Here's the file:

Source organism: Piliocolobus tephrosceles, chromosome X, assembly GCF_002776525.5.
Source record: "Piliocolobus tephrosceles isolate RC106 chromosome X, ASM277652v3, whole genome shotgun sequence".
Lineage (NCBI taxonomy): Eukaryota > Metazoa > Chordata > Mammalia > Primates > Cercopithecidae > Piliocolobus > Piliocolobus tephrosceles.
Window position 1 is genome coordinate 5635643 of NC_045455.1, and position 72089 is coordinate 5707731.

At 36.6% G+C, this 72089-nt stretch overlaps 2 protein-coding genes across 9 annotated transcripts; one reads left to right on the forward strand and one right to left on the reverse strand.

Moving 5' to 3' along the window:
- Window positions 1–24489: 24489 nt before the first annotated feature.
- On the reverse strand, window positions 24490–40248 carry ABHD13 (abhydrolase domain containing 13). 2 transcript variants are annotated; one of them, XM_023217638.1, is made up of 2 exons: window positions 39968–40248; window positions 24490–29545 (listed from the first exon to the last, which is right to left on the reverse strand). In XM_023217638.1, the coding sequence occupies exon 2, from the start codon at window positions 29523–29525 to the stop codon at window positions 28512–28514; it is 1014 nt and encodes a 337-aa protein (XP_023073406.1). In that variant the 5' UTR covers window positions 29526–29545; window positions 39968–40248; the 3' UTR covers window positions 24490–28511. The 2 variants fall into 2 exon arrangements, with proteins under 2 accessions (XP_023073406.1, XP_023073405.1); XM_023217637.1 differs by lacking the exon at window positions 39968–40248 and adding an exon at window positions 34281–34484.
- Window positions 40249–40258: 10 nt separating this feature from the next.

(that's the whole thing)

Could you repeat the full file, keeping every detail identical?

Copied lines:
Source organism: Piliocolobus tephrosceles, chromosome X, assembly GCF_002776525.5.
Source record: "Piliocolobus tephrosceles isolate RC106 chromosome X, ASM277652v3, whole genome shotgun sequence".
Lineage (NCBI taxonomy): Eukaryota > Metazoa > Chordata > Mammalia > Primates > Cercopithecidae > Piliocolobus > Piliocolobus tephrosceles.
Window position 1 is genome coordinate 5635643 of NC_045455.1, and position 72089 is coordinate 5707731.

At 36.6% G+C, this 72089-nt stretch overlaps 2 protein-coding genes across 9 annotated transcripts; one reads left to right on the forward strand and one right to left on the reverse strand.

Moving 5' to 3' along the window:
- Window positions 1–24489: 24489 nt before the first annotated feature.
- On the reverse strand, window positions 24490–40248 carry ABHD13 (abhydrolase domain containing 13). 2 transcript variants are annotated; one of them, XM_023217638.1, is made up of 2 exons: window positions 39968–40248; window positions 24490–29545 (listed from the first exon to the last, which is right to left on the reverse strand). In XM_023217638.1, the coding sequence occupies exon 2, from the start codon at window positions 29523–29525 to the stop codon at window positions 28512–28514; it is 1014 nt and encodes a 337-aa protein (XP_023073406.1). In that variant the 5' UTR covers window positions 29526–29545; window positions 39968–40248; the 3' UTR covers window positions 24490–28511. The 2 variants fall into 2 exon arrangements, with proteins under 2 accessions (XP_023073406.1, XP_023073405.1); XM_023217637.1 differs by lacking the exon at window positions 39968–40248 and adding an exon at window positions 34281–34484.
- Window positions 40249–40258: 10 nt separating this feature from the next.